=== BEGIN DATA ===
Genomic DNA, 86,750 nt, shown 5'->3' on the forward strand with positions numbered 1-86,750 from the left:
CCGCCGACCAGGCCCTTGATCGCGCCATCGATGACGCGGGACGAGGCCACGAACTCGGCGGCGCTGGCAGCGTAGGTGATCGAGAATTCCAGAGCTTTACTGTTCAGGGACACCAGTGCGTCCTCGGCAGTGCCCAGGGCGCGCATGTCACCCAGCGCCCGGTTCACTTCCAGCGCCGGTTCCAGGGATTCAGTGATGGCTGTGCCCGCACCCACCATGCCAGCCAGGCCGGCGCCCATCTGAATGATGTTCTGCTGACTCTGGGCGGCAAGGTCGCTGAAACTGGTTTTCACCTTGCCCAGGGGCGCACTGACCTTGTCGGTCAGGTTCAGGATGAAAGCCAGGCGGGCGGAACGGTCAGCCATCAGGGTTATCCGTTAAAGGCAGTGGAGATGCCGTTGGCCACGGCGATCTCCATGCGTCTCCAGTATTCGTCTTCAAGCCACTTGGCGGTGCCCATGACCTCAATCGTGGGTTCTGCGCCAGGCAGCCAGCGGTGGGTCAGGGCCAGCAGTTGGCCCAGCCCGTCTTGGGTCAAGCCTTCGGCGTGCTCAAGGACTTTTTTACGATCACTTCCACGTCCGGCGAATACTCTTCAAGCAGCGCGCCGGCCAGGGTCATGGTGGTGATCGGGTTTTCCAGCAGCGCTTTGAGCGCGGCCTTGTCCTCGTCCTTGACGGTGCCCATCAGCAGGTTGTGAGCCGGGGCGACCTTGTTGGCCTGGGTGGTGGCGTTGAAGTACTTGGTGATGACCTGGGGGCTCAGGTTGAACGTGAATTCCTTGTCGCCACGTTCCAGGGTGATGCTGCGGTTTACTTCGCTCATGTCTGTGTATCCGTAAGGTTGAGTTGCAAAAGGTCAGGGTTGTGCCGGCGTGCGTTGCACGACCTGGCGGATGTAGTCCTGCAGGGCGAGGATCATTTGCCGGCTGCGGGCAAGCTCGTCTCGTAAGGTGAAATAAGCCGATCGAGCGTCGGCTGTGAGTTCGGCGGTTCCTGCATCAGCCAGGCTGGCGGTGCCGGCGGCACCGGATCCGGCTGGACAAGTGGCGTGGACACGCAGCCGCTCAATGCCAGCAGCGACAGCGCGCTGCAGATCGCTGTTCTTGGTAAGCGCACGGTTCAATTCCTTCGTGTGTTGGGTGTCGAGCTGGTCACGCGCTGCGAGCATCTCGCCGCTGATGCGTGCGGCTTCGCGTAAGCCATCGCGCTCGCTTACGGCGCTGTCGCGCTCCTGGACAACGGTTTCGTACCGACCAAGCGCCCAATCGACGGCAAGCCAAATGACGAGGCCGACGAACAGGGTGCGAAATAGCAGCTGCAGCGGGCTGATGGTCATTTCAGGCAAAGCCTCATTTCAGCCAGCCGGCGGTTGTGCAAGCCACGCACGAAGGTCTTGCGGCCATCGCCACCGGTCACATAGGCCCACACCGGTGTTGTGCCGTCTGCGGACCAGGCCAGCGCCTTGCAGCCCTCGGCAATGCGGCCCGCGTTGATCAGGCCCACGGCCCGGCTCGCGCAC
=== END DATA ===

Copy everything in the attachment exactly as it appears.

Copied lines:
Genomic DNA, 86,750 nt, shown 5'->3' on the forward strand with positions numbered 1-86,750 from the left:
CCGCCGACCAGGCCCTTGATCGCGCCATCGATGACGCGGGACGAGGCCACGAACTCGGCGGCGCTGGCAGCGTAGGTGATCGAGAATTCCAGAGCTTTACTGTTCAGGGACACCAGTGCGTCCTCGGCAGTGCCCAGGGCGCGCATGTCACCCAGCGCCCGGTTCACTTCCAGCGCCGGTTCCAGGGATTCAGTGATGGCTGTGCCCGCACCCACCATGCCAGCCAGGCCGGCGCCCATCTGAATGATGTTCTGCTGACTCTGGGCGGCAAGGTCGCTGAAACTGGTTTTCACCTTGCCCAGGGGCGCACTGACCTTGTCGGTCAGGTTCAGGATGAAAGCCAGGCGGGCGGAACGGTCAGCCATCAGGGTTATCCGTTAAAGGCAGTGGAGATGCCGTTGGCCACGGCGATCTCCATGCGTCTCCAGTATTCGTCTTCAAGCCACTTGGCGGTGCCCATGACCTCAATCGTGGGTTCTGCGCCAGGCAGCCAGCGGTGGGTCAGGGCCAGCAGTTGGCCCAGCCCGTCTTGGGTCAAGCCTTCGGCGTGCTCAAGGACTTTTTTACGATCACTTCCACGTCCGGCGAATACTCTTCAAGCAGCGCGCCGGCCAGGGTCATGGTGGTGATCGGGTTTTCCAGCAGCGCTTTGAGCGCGGCCTTGTCCTCGTCCTTGACGGTGCCCATCAGCAGGTTGTGAGCCGGGGCGACCTTGTTGGCCTGGGTGGTGGCGTTGAAGTACTTGGTGATGACCTGGGGGCTCAGGTTGAACGTGAATTCCTTGTCGCCACGTTCCAGGGTGATGCTGCGGTTTACTTCGCTCATGTCTGTGTATCCGTAAGGTTGAGTTGCAAAAGGTCAGGGTTGTGCCGGCGTGCGTTGCACGACCTGGCGGATGTAGTCCTGCAGGGCGAGGATCATTTGCCGGCTGCGGGCAAGCTCGTCTCGTAAGGTGAAATAAGCCGATCGAGCGTCGGCTGTGAGTTCGGCGGTTCCTGCATCAGCCAGGCTGGCGGTGCCGGCGGCACCGGATCCGGCTGGACAAGTGGCGTGGACACGCAGCCGCTCAATGCCAGCAGCGACAGCGCGCTGCAGATCGCTGTTCTTGGTAAGCGCACGGTTCAATTCCTTCGTGTGTTGGGTGTCGAGCTGGTCACGCGCTGCGAGCATCTCGCCGCTGATGCGTGCGGCTTCGCGTAAGCCATCGCGCTCGCTTACGGCGCTGTCGCGCTCCTGGACAACGGTTTCGTACCGACCAAGCGCCCAATCGACGGCAAGCCAAATGACGAGGCCGACGAACAGGGTGCGAAATAGCAGCTGCAGCGGGCTGATGGTCATTTCAGGCAAAGCCTCATTTCAGCCAGCCGGCGGTTGTGCAAGCCACGCACGAAGGTCTTGCGGCCATCGCCACCGGTCACATAGGCCCACACCGGTGTTGTGCCGTCTGCGGACCAGGCCAGCGCCTTGCAGCCCTCGGCAATGCGGCCCGCGTTGATCAGGCCCACGGCCCGGCTCGCGCAC